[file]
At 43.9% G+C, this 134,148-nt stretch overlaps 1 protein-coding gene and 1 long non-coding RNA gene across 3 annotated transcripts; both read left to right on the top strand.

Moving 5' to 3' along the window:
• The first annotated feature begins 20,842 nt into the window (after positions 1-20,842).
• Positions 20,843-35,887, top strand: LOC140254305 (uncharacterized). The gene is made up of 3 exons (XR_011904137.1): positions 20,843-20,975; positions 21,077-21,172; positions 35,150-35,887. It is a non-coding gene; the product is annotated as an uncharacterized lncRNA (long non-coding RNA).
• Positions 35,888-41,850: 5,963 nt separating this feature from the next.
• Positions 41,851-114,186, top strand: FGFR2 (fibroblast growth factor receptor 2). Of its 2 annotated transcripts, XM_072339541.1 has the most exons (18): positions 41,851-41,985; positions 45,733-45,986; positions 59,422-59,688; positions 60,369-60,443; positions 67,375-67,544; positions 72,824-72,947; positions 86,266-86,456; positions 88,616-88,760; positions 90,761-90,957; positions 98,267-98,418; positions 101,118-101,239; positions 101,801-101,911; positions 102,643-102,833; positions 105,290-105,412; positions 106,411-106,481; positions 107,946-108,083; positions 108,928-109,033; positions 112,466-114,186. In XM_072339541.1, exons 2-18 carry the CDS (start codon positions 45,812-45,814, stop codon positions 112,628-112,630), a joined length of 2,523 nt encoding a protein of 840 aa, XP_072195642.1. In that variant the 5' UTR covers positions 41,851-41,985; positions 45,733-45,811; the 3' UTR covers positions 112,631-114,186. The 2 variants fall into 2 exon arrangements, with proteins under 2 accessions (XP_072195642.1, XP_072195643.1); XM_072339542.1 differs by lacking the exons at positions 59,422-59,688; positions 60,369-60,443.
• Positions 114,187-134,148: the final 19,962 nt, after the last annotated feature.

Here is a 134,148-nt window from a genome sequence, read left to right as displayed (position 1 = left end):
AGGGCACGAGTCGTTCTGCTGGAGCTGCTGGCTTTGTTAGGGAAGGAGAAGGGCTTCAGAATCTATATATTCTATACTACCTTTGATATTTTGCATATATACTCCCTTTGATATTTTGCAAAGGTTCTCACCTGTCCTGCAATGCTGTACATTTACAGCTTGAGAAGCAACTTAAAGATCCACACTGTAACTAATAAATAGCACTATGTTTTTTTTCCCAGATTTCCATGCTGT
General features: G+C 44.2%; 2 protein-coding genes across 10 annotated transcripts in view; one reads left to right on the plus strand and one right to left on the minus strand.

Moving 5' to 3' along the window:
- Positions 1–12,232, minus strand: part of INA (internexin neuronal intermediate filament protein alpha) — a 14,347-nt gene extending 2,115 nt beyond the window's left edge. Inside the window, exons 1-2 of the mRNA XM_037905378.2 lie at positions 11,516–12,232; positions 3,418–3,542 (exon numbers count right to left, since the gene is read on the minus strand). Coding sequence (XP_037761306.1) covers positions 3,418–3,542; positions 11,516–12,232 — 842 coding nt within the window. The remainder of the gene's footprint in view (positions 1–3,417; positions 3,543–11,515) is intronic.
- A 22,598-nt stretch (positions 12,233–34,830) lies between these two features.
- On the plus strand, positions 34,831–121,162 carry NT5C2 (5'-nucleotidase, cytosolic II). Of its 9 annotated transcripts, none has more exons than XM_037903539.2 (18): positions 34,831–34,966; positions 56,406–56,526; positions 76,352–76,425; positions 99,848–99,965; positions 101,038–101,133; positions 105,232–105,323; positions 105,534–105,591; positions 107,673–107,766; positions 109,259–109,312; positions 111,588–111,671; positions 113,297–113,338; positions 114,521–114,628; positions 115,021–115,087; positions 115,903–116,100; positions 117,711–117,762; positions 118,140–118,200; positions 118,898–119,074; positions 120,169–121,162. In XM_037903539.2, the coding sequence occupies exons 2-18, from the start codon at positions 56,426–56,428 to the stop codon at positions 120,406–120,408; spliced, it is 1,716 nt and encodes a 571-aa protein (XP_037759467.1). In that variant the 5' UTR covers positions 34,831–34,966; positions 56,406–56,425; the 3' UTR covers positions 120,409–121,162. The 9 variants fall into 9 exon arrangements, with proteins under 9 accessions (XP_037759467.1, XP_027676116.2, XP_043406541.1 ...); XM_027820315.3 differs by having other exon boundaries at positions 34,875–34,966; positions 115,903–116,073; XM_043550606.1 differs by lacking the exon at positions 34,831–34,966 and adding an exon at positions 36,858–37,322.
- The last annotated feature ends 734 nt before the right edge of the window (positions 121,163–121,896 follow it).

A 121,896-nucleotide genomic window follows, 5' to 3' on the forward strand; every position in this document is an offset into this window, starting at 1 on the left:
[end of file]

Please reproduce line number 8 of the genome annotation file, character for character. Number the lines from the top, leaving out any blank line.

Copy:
Here is a 134,148-nt window from a genome sequence, read left to right as displayed (position 1 = left end):